Education (eradication) of the masses

The Red Star over Russia: A Revolution in Visual Culture (1905-55) exhibition at Tate Modern is a fascinating collection of visual works collected by the graphic designer David King. Set mainly in the aftermath of the 1917 October Revolution of the Bolsheviks when the Russian Empire was reshaped by communism into the USSR, it documents the visual culture that emerged under the radically new way of life. There are some really positive things to take from this exhibition and the way it documents the hopes and ideals of a new industrial nation forged out of civil war and revolution from urban and rural fiefdoms with few shared values. The avant-garde used art and architecture as tools for social change capable of creating a new order for citizens. No longer was art – often iconic – restricted to the ruling elite and the wealthy. Instead prints, posters, journals and photobooks became accessible to all. This shared visual imagery dominated Soviet life and appeared in public places, factories and workers’ clubs. It used bold imagery and colours, and short, punchy text, as large swathes of the population (almost three quarters) were illiterate and only a quarter of children ever went to school.…

Georgia O’Keeffe – Seeing Beyond Erotica

As an adolescent and a young adult I admired O’Keeffe’s work. I had a large framed print of Red Poppy on my wall for many years. For some reason I don’t think I explored her work very far beyond her flower paintings and the flowing feminine forms. I probably liked the myth that her paintings were female erotica – depicting sexual parts and full of psycho-sexual messages. So I went to the new exhibition of her work at Tate Modern (http://www.tate.org.uk/visit/tate-modern) today with an open mind aware that she disputed this interpretation. She said: “When people read erotic symbols into my paintings they’re really talking about their own affairs.” I got much more out of the exhibition than this myth dispelled. Though I have to say I’m not entirely convinced. It may well be a case of she protesteth too much. Her creative and personal partnership with Alfred Stieglitz, the photographer and gallerist later to become her husband, revealed that she was not an unwilling muse and nude model. That said, her mission to make busy people take time to see what flowers really look like, as interpreted by her, is laudable and met with considerable success on both sides…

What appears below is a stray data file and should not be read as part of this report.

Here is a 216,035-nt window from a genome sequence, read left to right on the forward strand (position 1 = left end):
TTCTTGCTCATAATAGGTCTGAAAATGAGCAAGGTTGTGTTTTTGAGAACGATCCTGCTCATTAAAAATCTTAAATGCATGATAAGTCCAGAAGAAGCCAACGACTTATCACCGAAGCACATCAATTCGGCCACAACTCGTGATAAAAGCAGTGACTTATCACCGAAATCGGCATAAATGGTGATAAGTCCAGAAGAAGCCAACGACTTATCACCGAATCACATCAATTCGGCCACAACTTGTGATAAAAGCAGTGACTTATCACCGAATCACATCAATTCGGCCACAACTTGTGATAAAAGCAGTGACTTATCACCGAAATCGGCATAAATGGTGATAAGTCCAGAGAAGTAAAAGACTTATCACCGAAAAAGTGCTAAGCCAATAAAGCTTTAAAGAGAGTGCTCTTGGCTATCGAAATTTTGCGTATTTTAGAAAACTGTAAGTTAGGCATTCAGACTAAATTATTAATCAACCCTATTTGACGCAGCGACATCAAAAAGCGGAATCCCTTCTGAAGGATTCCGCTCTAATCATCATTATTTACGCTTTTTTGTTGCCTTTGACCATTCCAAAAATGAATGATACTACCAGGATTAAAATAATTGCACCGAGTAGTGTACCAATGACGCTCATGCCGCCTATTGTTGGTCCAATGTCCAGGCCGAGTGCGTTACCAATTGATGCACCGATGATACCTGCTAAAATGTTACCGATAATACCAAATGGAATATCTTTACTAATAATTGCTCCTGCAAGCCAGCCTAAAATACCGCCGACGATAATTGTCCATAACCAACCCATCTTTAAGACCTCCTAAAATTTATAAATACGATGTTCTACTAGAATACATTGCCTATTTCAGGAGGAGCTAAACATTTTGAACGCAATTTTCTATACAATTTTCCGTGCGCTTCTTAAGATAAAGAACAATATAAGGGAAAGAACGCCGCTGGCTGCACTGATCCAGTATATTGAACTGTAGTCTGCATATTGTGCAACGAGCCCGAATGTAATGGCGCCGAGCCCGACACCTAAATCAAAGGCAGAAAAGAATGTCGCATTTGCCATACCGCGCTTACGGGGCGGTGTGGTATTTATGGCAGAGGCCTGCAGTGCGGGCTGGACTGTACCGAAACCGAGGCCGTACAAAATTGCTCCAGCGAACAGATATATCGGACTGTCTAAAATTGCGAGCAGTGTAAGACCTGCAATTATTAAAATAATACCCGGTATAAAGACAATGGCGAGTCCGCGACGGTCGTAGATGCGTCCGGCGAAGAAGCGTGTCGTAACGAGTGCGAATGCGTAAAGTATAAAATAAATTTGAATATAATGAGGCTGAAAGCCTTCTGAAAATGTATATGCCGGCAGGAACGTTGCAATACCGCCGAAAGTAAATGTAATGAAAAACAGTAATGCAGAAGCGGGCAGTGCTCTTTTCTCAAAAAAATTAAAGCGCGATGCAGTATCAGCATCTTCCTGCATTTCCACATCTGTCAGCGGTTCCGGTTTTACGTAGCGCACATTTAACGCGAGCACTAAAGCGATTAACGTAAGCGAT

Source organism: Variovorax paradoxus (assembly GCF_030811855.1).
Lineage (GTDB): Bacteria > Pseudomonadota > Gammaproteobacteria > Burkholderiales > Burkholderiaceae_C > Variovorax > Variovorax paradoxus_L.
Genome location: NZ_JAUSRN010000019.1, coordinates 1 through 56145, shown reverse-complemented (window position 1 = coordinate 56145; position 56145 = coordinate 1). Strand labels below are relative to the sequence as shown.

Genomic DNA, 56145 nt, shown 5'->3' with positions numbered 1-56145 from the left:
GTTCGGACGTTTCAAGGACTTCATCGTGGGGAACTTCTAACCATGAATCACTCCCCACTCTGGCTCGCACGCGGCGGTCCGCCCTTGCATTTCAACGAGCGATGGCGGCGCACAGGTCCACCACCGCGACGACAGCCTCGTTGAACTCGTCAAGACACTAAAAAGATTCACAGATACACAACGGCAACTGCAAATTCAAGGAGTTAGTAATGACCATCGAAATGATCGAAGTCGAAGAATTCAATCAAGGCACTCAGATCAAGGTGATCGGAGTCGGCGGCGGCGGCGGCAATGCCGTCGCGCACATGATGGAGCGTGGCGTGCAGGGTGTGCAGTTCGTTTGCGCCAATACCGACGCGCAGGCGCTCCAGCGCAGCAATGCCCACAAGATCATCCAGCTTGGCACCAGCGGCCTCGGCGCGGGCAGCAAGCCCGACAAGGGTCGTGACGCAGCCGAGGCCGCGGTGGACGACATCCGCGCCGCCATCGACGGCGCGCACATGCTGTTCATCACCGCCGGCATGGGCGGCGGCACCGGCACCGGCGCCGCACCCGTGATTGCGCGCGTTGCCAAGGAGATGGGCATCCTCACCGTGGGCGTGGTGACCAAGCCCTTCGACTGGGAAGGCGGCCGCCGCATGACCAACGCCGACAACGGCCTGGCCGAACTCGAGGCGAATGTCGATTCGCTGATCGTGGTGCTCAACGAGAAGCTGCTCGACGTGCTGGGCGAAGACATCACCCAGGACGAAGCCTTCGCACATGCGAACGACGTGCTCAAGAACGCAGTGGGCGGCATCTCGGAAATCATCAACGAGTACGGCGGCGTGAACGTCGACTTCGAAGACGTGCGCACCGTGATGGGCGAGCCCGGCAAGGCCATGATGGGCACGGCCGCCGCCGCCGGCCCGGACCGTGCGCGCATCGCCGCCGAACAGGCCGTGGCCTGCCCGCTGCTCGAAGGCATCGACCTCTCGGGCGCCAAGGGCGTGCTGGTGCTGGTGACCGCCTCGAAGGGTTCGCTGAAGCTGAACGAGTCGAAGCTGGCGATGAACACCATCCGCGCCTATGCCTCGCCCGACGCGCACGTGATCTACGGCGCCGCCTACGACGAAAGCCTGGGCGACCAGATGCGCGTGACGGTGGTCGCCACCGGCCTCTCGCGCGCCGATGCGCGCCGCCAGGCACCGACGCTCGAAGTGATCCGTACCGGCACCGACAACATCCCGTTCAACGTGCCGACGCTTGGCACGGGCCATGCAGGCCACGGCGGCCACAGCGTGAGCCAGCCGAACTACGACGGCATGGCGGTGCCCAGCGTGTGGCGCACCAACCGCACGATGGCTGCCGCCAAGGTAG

A Trinity of Women Artists

I love the number 3. There’s something about it. A symmetry with an edge. One in the middle. Two’s company, three’s a crowd type of thing. So it’s strange that in the space of a week recently I visited the exhibitions/studios of 3 women artists. And I visited them with my 2 daughters – so three women (well one woman and two girls) visiting three women. Except the third one – where I visited alone. I didn’t plan it this way. It just happened. But I believe in patterns. All three were a real inspiration and just made me want to pick up my brushes and tools. Let me talk about the first visit of the Trinity – Sonia Delaunay at Tate Modern. The exhibition finshed a day or so after we visited so you can’t view it now. Wish I’d gone before but glad I went anyway. I have loved her work for years. The colours. The juxtapostion of the colours. And the shapes. “Colour is the skin of the world” she said. It so is Sonia. Sonia was a multi-disciplinary abstract artist and a key figure in the Parisian avant-garde. Alongside her husband, Robert Delaunay, Sonia  pioneered the movement…